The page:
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Number 1 Shimbun

Marcus Fishenden - The FCCJ’s New General Manager

No1-2018-07 08

Marcus Fishenden
The FCCJ’s New General Manager
By Haruko Watanabe

In April, after half a year without top management, the Club hired as General Manager Marcus Fishenden, a 51-year-old Canadian resort and hospitality industry veteran. Marcus was formerly the director of operations in Asia for Troon, the world’s largest golf course management, development and marketing company. He later worked as second in command at Acordia, Japan’s biggest golf resort development and managing company.

Marcus has enjoyed a very versatile athletic and international life since his childhood in the small village of Revelstoke, British Columbia, which is now considered a sanctuary of snow sports in Canada. As a boy, he enthusiastically challenged rock and ice climbing and skiing. He still wryly recalls watching ten inches of snow accumulate on the edge of the window by the couch where he rested while a broken leg mended. But above all sports, fishing remains Marcus’s life-long hobby and passion.

His relationship with Japan started during his high school days. In 1985 he won a Rotary Club Student Exchange Scholarship and studied at Mitsuda High School in Kure City, Hiroshima. Upon graduating from the University of British Columbia, he joined Troon. For that company the young Marcus took part in projects ranging from land reclamation to the establishment of country clubs and commercial and residential districts in Hong Kong, Vietnam, China and other Asian countries.

His job experience includes consultations and negotiations with contractors and government agencies and with financial institutions such as HSBC, Goldman Sachs and Deutsche Bank. He learned the hard way in how to deal with delinquent accounts.

In Hong Kong, his major commitment was to develop 410 acres of an eighteen-hole golf course landscaped by Nicklaus design and a residential area. He brought an American school to the project to meet the needs of prospective residents.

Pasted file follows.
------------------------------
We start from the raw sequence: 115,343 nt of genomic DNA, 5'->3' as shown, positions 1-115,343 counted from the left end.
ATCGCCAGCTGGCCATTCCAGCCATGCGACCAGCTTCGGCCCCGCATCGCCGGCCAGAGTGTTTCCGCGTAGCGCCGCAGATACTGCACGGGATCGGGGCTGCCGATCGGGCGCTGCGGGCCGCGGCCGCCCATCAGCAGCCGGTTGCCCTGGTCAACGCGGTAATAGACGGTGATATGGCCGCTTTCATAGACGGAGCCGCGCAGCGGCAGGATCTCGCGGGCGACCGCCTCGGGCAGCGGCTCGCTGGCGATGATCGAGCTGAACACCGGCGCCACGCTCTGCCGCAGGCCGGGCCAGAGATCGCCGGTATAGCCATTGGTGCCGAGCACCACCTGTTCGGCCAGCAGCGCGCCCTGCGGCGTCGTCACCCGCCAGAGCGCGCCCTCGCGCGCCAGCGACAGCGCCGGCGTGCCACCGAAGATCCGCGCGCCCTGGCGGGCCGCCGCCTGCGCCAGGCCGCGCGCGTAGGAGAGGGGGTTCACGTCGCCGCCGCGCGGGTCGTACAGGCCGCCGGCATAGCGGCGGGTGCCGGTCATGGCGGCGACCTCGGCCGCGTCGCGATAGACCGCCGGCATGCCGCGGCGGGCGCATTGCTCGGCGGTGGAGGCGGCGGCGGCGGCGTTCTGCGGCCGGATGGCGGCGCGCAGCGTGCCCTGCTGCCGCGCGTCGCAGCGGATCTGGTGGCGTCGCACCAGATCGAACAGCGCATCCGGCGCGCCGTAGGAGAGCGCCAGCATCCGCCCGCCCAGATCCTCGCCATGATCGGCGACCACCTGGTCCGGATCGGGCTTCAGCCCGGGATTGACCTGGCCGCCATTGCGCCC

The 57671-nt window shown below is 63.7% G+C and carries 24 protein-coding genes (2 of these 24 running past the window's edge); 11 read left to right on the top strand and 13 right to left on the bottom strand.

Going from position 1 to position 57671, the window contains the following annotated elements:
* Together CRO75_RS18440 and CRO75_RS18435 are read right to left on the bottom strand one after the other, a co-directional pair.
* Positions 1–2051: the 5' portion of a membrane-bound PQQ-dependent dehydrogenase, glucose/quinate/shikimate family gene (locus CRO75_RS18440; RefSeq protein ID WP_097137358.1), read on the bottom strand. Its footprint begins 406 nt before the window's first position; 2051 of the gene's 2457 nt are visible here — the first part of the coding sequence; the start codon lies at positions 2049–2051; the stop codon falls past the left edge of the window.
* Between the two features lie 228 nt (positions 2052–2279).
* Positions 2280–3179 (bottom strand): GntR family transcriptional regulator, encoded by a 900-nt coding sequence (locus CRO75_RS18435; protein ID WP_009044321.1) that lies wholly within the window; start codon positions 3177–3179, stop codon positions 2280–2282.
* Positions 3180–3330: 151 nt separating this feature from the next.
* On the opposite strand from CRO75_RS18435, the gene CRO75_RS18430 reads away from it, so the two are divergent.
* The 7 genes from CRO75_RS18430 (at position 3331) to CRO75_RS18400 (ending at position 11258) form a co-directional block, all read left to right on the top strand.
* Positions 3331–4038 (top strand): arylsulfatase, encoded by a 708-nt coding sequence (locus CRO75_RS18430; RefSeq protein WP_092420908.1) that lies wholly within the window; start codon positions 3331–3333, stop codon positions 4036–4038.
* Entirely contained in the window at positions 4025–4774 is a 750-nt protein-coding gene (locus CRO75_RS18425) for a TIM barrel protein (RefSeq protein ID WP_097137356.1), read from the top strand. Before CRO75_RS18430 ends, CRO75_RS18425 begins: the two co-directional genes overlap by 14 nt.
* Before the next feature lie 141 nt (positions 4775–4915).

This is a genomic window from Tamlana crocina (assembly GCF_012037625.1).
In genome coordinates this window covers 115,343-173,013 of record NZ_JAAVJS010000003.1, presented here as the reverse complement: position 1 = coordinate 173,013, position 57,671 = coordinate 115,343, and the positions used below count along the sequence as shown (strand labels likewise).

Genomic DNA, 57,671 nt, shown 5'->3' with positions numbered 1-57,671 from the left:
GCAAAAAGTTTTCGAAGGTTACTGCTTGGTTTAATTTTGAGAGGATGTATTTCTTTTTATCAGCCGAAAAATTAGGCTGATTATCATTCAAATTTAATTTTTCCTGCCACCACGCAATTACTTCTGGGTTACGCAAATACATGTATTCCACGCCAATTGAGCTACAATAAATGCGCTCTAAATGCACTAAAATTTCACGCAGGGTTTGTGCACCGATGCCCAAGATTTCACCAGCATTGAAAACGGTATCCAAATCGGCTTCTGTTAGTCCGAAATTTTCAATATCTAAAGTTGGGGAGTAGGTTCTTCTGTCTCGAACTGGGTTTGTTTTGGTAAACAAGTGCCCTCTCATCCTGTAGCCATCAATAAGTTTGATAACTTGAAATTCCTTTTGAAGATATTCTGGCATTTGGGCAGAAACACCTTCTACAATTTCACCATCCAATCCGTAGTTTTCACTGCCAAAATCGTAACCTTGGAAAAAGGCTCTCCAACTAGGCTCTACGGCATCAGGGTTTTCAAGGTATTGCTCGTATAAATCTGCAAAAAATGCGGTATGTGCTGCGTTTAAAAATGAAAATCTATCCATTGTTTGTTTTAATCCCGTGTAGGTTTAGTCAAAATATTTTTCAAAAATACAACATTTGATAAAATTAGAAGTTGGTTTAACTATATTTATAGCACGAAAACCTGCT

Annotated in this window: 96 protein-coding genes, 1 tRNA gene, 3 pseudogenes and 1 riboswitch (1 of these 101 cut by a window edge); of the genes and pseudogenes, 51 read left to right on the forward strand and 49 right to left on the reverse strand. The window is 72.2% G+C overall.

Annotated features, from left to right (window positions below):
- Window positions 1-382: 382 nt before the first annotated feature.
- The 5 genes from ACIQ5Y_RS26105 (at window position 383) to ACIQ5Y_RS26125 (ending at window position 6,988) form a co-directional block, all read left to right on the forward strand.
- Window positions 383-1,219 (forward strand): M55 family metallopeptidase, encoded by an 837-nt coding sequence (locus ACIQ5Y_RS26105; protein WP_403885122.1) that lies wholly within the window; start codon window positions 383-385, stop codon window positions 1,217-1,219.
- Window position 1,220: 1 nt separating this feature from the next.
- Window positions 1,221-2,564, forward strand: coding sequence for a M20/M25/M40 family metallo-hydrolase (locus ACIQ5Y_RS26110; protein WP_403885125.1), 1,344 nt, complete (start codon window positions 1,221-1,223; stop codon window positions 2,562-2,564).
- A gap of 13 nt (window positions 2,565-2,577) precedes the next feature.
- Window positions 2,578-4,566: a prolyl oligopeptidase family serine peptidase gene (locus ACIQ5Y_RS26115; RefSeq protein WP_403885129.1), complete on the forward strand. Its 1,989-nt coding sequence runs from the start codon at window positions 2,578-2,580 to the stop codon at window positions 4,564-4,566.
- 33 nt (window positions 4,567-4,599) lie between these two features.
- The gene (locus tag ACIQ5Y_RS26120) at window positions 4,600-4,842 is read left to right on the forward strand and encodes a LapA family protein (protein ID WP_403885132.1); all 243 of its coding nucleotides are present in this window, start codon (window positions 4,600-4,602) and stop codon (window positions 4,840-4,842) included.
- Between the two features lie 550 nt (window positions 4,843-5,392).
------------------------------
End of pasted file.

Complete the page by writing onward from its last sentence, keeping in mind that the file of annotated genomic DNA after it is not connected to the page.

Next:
Fifteen years after his Hiroshima stay, in 2000, Marcus Fishenden returned to Japan. He administered and managed more than a hundred golf courses, with hotels and restaurants, of Acordia Golf Company in Japan as number two in the company’s management.

“Number two works harder than number one,” he said. “People misunderstand me as a kuromaku (wire- puller) because I do not seek the number one position. But what I want is privacy rather than unnecessary publicity.”

Press Club is scheduled to move from the present Yurakucho Denki Bldg. to the New Fuji Building in Nakadori in mid-October. Major furniture and interior designs have been completed already but Marcus’s decision to introduce temperature controlled food carts and changes of floor layout leading from the bar to the dining room are the touch of a professional, which no architects had suggested.

Khaldon Azhari, President of the FCCJ, said, “All the Board and the Human Resources Committee members agreed Marcus was the best choice among ten candidates.”

A young journalist praised him, saying, “His friendly smile is a complete presentation of hospitality.”

Of course, the board may change with the annual election – and journalists often prefer to criticize rather than to develop employees. Besides, the salary levels of a public interest press organization are much lower than those of golf course developers. Fishenden’s motivation to work for the Club is a mystery to many members.

When Marcus heard about the job opening at the Press Club, he said, he thought about renovation of management and infrastructural changes. “Let FCCJ shine again!” To achieve that goal, he wants to appeal to younger and digital journalists in addition to traditional print, television and radio groups.

Although he prefers not to talk about himself, some FCCJ members and employees observe that his welcoming facial expression and his imposing figure (he’s 190 cm. tall) symbolize the social status and professionalism of the Press Club. They are already impressed by him even before completion of his three month probation.

As a fishing enthusiast, he boasted, his biggest catch was his Japanese wife, a 178 cm tall former Waseda University volleyball player he met in Hong Kong. They have a nine-year-old girl and a six-year-old boy. “I hope she would never change her spectacles – or else she would find all my faults.” He whispered, with his usual smile. Marcus-san gambatte!

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Haruko Watanabe started working for the Mainichi as a student contributor. Upon receiving her master’s degree from the University of Missouri in 1964, she joined the Chicago Sun-Times. Later she was Tokyo bureau chief for the Press Foundation of Asia. In 1976 she produced the path-breaking video Women Pioneers. During the 1980s and ‘90s she worked on United Nations women’s conferences. She trained Japanese, other Asian and African journalists as UNESCO media development consultant and lecturer at Sophia University. Haruko-san joined the FCCJ in 1981 and has served on the board as vice president, director and kanji. She is the Special Projects Committee chair and a life member.

Published in: July 2018

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